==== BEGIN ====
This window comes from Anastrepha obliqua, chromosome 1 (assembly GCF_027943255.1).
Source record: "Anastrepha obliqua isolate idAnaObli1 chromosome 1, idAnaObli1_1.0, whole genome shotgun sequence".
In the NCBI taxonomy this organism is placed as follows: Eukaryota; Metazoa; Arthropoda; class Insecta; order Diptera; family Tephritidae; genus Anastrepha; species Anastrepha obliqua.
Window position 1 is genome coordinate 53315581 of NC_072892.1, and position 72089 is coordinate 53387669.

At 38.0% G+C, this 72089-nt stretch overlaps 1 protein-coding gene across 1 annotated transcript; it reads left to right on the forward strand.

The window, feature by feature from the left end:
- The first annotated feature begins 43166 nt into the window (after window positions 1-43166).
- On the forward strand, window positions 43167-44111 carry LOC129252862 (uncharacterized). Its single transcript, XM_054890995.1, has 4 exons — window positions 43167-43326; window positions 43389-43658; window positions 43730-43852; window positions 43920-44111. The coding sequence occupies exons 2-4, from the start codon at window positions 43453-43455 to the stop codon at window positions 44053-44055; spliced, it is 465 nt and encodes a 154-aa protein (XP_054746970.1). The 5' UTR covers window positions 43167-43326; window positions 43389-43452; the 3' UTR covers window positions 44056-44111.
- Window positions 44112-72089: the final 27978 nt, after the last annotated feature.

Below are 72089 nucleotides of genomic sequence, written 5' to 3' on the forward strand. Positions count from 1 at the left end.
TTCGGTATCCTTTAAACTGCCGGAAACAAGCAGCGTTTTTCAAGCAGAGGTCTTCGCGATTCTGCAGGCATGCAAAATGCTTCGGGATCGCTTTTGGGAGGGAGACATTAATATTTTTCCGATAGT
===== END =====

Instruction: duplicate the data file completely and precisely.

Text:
This window comes from Anastrepha obliqua, chromosome 1 (assembly GCF_027943255.1).
Source record: "Anastrepha obliqua isolate idAnaObli1 chromosome 1, idAnaObli1_1.0, whole genome shotgun sequence".
In the NCBI taxonomy this organism is placed as follows: Eukaryota; Metazoa; Arthropoda; class Insecta; order Diptera; family Tephritidae; genus Anastrepha; species Anastrepha obliqua.
Window position 1 is genome coordinate 53315581 of NC_072892.1, and position 72089 is coordinate 53387669.

At 38.0% G+C, this 72089-nt stretch overlaps 1 protein-coding gene across 1 annotated transcript; it reads left to right on the forward strand.

The window, feature by feature from the left end:
- The first annotated feature begins 43166 nt into the window (after window positions 1-43166).
- On the forward strand, window positions 43167-44111 carry LOC129252862 (uncharacterized). Its single transcript, XM_054890995.1, has 4 exons — window positions 43167-43326; window positions 43389-43658; window positions 43730-43852; window positions 43920-44111. The coding sequence occupies exons 2-4, from the start codon at window positions 43453-43455 to the stop codon at window positions 44053-44055; spliced, it is 465 nt and encodes a 154-aa protein (XP_054746970.1). The 5' UTR covers window positions 43167-43326; window positions 43389-43452; the 3' UTR covers window positions 44056-44111.
- Window positions 44112-72089: the final 27978 nt, after the last annotated feature.

Below are 72089 nucleotides of genomic sequence, written 5' to 3' on the forward strand. Positions count from 1 at the left end.
TTCGGTATCCTTTAAACTGCCGGAAACAAGCAGCGTTTTTCAAGCAGAGGTCTTCGCGATTCTGCAGGCATGCAAAATGCTTCGGGATCGCTTTTGGGAGGGAGACATTAATATTTTTCCGATAGT